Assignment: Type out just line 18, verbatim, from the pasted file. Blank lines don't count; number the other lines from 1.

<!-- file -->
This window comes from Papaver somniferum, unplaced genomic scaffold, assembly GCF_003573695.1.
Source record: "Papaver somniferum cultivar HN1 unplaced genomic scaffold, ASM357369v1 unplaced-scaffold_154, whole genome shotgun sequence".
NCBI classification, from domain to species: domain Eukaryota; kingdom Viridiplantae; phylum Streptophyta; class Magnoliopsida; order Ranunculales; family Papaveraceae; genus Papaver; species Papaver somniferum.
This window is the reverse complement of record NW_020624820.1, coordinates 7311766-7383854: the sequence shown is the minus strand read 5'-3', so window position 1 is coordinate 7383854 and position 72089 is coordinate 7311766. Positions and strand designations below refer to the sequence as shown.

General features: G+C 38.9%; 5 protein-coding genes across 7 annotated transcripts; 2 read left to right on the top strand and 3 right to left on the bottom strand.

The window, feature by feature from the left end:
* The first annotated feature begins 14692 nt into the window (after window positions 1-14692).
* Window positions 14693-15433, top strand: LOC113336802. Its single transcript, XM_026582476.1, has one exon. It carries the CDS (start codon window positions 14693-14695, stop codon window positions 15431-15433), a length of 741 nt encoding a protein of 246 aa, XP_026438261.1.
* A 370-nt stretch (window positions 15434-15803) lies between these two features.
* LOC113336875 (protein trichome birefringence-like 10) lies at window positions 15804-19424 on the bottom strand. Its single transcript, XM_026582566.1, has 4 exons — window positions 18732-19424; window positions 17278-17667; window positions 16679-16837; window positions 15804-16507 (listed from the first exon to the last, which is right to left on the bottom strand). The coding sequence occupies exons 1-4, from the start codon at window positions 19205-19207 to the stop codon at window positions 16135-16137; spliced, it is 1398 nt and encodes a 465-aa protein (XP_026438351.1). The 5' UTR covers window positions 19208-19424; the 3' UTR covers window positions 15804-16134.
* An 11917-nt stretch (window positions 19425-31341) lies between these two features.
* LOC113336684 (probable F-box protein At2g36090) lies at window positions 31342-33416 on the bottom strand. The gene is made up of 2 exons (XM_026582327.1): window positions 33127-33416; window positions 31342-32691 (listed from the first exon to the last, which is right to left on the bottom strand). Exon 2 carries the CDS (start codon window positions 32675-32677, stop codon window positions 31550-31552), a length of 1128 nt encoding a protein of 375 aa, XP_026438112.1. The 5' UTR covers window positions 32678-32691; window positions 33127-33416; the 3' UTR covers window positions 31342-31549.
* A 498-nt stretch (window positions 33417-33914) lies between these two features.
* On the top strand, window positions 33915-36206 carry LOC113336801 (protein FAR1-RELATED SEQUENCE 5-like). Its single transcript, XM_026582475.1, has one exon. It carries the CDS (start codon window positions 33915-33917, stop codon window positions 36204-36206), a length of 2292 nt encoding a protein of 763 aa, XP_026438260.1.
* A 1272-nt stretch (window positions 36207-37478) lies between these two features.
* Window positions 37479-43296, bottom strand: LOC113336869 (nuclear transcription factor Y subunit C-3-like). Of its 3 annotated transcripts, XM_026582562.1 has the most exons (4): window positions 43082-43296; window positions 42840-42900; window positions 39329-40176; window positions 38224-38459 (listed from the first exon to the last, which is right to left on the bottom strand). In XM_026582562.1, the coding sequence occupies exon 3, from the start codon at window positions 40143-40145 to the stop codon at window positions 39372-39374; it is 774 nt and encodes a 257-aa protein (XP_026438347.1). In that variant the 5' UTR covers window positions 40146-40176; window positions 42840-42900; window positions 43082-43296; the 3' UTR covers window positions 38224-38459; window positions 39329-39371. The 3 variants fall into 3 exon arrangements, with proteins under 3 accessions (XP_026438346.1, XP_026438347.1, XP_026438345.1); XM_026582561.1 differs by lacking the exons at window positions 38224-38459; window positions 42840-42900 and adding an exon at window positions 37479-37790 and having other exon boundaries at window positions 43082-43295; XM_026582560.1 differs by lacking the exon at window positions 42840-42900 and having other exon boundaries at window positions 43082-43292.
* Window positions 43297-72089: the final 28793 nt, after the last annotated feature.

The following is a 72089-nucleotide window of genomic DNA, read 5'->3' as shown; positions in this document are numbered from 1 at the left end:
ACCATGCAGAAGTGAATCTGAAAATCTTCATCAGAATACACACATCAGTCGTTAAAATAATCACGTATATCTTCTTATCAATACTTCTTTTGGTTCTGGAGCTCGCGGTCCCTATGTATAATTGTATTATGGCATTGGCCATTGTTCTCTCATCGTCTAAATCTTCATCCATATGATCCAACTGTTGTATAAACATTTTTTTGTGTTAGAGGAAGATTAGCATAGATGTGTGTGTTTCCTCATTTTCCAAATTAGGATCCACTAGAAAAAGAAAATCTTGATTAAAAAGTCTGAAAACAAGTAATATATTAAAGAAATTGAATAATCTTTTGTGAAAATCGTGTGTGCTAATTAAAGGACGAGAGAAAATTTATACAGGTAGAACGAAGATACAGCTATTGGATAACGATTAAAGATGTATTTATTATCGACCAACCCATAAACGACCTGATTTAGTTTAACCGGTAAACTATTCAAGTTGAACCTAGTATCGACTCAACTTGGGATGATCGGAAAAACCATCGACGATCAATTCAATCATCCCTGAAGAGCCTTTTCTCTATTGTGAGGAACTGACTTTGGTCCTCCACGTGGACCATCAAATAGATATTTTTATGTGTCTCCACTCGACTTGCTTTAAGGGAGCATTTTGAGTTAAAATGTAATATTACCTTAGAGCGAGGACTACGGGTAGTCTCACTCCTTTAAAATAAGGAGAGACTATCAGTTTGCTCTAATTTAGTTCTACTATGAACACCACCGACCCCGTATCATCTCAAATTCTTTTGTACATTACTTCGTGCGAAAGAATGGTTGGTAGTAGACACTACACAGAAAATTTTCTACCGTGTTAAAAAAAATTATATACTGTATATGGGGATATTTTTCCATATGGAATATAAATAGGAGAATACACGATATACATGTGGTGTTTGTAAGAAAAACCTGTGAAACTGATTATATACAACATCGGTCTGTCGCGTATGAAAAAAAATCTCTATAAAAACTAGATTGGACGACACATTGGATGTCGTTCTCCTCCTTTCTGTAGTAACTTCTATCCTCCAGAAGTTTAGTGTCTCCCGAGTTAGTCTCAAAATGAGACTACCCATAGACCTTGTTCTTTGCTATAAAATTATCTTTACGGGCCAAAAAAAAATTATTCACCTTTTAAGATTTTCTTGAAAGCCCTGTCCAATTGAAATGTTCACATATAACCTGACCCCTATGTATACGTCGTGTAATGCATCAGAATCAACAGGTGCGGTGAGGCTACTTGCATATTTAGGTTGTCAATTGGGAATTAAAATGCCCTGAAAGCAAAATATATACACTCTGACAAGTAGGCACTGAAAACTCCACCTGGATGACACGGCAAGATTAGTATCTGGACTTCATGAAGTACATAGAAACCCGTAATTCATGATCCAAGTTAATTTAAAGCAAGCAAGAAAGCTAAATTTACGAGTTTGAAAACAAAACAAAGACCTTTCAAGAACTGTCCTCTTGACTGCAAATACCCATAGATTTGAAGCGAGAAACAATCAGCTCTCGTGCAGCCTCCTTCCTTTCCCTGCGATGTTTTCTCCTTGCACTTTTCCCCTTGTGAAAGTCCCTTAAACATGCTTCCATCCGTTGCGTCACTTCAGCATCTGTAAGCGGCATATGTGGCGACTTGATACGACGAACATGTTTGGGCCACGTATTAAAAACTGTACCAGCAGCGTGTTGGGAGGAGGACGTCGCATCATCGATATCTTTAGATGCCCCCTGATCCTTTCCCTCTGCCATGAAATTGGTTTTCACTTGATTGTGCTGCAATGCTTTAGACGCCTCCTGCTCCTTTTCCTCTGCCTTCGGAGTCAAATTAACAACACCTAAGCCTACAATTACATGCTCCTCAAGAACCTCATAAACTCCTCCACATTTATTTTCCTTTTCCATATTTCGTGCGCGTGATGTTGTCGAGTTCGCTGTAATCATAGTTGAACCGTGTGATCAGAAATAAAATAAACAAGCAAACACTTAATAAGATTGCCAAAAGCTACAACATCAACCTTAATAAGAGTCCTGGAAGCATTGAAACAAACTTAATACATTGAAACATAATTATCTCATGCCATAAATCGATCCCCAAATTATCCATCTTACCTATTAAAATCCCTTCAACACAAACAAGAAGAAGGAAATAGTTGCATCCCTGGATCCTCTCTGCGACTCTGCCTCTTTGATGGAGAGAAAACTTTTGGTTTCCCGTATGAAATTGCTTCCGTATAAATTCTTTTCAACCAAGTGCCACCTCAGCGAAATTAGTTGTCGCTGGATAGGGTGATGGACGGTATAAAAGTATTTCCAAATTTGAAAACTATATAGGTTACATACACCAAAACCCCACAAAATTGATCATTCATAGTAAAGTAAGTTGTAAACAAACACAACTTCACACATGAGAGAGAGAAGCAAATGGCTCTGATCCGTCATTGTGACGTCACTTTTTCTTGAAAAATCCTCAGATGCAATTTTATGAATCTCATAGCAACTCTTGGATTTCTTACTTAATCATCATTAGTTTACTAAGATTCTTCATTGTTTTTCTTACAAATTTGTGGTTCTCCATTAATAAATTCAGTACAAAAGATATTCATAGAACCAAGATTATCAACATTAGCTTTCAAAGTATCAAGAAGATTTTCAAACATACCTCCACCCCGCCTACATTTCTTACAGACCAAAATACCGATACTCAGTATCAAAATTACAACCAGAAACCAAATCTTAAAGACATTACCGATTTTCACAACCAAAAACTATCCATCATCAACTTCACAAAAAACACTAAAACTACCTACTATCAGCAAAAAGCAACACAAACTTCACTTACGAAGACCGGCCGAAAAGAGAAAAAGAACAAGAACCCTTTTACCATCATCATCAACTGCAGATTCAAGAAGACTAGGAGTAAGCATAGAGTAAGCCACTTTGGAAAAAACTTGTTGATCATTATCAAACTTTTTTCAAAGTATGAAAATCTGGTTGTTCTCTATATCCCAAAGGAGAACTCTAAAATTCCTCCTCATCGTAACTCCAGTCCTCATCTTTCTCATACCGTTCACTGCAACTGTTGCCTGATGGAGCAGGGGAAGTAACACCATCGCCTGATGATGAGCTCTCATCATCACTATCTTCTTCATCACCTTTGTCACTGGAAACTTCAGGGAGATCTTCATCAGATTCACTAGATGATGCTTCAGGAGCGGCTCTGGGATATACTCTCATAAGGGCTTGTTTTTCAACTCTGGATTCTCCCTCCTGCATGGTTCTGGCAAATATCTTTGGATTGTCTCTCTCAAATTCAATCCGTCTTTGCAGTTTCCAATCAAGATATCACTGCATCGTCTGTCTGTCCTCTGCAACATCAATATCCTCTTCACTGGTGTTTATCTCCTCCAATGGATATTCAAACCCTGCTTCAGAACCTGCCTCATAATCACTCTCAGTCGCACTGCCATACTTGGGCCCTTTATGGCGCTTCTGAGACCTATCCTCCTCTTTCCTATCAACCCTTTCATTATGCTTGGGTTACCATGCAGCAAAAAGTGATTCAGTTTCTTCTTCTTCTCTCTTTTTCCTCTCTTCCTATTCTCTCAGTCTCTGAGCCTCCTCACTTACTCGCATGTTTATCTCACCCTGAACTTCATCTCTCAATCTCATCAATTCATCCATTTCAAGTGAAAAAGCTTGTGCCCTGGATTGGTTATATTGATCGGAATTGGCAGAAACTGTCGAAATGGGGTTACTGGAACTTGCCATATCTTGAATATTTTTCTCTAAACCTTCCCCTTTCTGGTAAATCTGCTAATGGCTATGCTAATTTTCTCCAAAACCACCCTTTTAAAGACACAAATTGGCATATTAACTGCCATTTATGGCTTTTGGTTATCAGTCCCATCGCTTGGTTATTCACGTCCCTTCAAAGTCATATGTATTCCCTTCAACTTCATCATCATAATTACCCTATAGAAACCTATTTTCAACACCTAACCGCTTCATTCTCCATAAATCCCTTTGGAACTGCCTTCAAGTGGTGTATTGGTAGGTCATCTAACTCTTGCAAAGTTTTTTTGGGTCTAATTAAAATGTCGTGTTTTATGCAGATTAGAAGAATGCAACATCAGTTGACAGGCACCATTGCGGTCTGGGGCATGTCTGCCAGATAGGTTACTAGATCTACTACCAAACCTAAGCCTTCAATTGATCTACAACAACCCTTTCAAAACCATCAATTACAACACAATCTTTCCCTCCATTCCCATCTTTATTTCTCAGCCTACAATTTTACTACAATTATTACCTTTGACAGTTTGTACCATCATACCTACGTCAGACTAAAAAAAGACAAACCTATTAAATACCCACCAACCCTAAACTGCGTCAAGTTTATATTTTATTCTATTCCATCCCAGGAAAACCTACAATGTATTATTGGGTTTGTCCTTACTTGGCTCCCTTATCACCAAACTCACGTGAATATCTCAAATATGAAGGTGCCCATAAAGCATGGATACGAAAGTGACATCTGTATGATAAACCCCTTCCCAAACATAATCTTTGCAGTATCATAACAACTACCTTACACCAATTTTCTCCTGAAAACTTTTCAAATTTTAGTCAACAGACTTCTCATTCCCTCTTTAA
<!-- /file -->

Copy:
The following is a 72089-nucleotide window of genomic DNA, read 5'->3' as shown; positions in this document are numbered from 1 at the left end: